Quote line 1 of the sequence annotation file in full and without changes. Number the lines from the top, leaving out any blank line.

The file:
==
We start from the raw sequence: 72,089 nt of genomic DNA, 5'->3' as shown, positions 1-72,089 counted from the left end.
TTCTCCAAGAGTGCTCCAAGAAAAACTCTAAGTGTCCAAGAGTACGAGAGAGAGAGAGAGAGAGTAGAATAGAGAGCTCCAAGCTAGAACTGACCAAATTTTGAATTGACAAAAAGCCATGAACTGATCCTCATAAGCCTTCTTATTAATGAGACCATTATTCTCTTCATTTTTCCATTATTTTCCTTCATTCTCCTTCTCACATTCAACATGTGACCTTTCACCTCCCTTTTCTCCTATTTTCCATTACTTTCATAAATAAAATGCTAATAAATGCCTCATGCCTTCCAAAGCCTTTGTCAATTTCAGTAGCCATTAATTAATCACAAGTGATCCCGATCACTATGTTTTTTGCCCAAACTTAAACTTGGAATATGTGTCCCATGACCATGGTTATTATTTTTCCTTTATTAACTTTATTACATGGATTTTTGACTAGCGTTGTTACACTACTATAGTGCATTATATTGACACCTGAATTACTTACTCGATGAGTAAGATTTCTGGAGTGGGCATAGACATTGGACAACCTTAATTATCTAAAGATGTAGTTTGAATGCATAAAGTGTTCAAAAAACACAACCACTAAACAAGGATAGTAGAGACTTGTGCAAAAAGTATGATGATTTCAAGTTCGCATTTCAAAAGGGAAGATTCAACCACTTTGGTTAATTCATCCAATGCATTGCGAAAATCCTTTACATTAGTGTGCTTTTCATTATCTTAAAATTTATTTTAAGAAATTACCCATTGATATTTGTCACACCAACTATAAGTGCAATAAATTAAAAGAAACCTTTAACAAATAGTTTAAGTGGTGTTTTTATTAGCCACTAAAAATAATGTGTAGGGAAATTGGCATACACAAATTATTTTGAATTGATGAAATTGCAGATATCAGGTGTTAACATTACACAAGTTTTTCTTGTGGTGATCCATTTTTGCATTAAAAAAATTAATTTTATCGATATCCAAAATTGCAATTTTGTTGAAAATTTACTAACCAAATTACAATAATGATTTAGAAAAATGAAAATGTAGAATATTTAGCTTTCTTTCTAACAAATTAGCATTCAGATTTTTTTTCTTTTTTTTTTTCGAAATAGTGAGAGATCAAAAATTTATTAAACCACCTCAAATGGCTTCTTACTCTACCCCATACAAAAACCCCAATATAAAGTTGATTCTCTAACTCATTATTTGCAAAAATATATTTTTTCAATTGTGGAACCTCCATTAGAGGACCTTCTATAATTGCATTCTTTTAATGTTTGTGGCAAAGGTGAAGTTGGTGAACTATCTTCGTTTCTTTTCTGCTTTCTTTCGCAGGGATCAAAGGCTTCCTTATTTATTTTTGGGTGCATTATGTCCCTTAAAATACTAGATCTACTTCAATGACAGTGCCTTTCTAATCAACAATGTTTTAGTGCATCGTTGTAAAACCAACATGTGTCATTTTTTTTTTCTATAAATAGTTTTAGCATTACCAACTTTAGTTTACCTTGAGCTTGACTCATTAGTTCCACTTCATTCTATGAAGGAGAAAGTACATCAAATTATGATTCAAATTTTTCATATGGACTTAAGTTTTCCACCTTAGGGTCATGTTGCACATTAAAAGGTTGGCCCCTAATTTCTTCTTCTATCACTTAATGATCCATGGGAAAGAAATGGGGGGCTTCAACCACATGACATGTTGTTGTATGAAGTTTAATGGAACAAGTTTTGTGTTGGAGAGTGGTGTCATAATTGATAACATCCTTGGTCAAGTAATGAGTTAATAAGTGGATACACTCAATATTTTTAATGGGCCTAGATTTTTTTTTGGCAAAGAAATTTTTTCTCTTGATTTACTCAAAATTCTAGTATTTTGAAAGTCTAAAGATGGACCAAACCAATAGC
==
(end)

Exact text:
We start from the raw sequence: 72,089 nt of genomic DNA, 5'->3' as shown, positions 1-72,089 counted from the left end.